During its period of existence, the Art Gallery of the Museum Centre of the Ministry of Culture has commended itself as one of the most active exhibition halls in Baku. Thanks to the architectural design and variety of the exhibitions, the Gallery has earned a reputation as a most respectable cultural stage, on which unique exhibition projects by the capital city of Azerbaijan are held.
About 400 exhibitions on different subjects have been held at the Gallery since 1999. Despite its universality, the Gallery is most suited to projects concerning the conceptual art of Azerbaijan. One of the first exhibitions “Time of the Call” (2002), dedicated to Azerbaijani transavant-garde, set a tone which defined the future activity of the Gallery.
This exhibition was followed by the first Baku photographic festival “Ayna” (“Mirror”) (2002), which displayed the works of Azerbaijani and foreign photographers.
One of the most memorable exhibitions was the joint Azerbaijani-Georgian project “Even More Transparent” which was drenched in the special scent of Caucasian friendship; it was organised by the “Wings of Time” Association. The most significant artists of both countries, involved in various kinds of video art, photography, installation and performance, were exhibited at the event.
The international festival of modern art, “Aluminum, Art + new technology”, organized by the “Wings of Time” Association, began in the halls of the Gallery in 2003. The festival presented Baku viewers with an explosion of possibilities, wrapped in the most interactive kinds of topical art.
Since 2006 the Gallery has been involved in its own projects, especially the exhibition of Azerbaijani artists from the “Times of Year” series – “Colours of Autumn”, “Spring. Woman. Love”, “Impression of Summer”, “The Harmony of Winter”, the “Rainbow of Love” exhibition; many interesting exhibitions were held within the framework of cultural days of the United Arabic Emirates, the Republic of Tatarstan and Saudi Arabia. Much attention is given to international projects. Many exhibitions at the Gallery have been spectacularly successful: the exhibition of five directions by the German photographer Claus Wickrath, the solo exhibition by the famous Bulgarian artist Emil Stoichev and the photo-display “Illuminations” by Tuba Oztekin-Koymen, a representative of the modern American school of photography. Each exhibition, following its logic, promoted an expansion of new opportunities within the Galleries, which seem to be inexhaustible, if there is imagination.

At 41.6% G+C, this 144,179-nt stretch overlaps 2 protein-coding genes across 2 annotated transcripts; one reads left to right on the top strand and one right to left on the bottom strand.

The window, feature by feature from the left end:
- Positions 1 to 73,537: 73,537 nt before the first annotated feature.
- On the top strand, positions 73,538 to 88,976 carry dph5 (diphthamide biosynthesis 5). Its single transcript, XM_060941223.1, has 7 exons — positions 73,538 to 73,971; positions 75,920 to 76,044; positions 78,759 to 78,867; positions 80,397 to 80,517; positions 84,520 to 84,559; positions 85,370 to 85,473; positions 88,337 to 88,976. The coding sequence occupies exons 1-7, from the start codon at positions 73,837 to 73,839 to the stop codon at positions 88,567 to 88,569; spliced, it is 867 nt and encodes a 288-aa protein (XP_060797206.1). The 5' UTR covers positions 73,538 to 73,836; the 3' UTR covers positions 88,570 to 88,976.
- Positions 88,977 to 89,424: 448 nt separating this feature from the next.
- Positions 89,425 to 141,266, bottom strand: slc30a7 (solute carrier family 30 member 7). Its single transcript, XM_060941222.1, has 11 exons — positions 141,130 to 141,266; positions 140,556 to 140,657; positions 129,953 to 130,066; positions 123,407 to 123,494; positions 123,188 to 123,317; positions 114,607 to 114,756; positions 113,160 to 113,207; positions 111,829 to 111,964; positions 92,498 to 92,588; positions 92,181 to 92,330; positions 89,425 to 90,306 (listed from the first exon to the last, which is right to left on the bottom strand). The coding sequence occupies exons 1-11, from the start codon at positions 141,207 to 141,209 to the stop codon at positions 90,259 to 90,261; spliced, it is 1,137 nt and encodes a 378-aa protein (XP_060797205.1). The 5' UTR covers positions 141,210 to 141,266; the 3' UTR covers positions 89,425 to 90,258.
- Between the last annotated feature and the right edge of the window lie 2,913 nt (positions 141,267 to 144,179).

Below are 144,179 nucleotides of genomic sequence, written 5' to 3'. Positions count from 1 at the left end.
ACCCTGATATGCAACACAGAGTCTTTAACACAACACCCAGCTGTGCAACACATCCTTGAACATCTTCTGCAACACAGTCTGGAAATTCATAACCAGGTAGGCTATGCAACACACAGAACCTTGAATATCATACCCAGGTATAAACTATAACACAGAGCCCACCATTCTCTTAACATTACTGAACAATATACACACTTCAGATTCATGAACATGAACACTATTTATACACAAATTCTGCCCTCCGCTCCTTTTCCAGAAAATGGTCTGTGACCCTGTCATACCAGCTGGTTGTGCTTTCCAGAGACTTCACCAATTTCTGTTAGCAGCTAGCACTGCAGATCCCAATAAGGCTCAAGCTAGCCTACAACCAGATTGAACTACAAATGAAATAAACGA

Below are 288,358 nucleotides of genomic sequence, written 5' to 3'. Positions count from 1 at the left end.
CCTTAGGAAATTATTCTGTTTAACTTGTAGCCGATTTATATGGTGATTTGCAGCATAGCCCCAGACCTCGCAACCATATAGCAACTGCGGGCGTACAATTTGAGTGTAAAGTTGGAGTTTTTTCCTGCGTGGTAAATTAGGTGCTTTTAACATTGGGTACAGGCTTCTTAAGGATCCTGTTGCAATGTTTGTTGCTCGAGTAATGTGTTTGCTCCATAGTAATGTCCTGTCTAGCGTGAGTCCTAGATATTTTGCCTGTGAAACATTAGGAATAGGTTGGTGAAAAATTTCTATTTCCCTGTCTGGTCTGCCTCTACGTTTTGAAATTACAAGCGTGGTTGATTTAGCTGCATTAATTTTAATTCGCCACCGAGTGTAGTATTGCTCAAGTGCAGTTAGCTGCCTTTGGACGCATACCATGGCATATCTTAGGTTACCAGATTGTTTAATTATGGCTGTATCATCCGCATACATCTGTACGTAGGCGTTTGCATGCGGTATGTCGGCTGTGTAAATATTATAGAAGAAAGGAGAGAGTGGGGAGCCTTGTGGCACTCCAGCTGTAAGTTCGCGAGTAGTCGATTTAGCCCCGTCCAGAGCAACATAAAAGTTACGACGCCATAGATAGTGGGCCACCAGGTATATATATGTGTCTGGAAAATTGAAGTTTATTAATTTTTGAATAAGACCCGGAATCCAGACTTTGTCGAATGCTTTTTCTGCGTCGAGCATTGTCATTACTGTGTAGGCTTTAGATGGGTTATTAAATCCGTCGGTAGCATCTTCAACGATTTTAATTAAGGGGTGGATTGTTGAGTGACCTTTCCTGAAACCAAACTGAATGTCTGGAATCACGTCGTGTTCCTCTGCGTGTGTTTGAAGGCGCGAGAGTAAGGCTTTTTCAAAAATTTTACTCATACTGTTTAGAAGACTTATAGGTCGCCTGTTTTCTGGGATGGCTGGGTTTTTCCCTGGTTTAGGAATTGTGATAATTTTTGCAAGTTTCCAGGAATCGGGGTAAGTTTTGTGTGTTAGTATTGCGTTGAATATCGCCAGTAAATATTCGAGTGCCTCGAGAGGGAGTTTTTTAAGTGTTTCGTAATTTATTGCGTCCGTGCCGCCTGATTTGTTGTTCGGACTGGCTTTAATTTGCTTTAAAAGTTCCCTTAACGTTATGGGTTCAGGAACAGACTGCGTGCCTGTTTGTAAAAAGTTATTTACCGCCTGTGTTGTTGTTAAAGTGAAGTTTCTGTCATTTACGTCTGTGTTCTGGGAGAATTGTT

The history of the Gallery is deeply intertwined with the history of the Museum Centre, as the Gallery is part of the Centre. During the years of Soviet Power, when the Lenin Museum (the former name of the Museum Centre) was a particular ideological “temple”, the Gallery served as an exhibition hall. The first exhibition event held at the Museum Centre was a display dedicated to the first flight of a man into outer space in 1961. Many grand displays, with the participation of local and foreign artists, were held there. This is when the perfect daytime lighting for pictures was realised, by careful use of the “advantages” of the top floor.
At the end of the 80s, when the Soviet Union was living its last years, the Museum of the Komsomol of the Central Committee of the All Union Leninist Young Communist League was opened in the Gallery. The organizers of the museum breached the unique aura of the halls, shutting out the light from above. The “Komsomol” Museum existed for a very short period of time. The Lenin Museum was renamed the Museum Centre in 1991, following the collapse of the USSR and the Gallery regained its initial identity.
Depending on the requirements of each exhibition, one can use both the natural daylight from above, and the individual “spot” lights for each exhibit. The art gallery is comprised of five spacious halls with an overall area of 400m².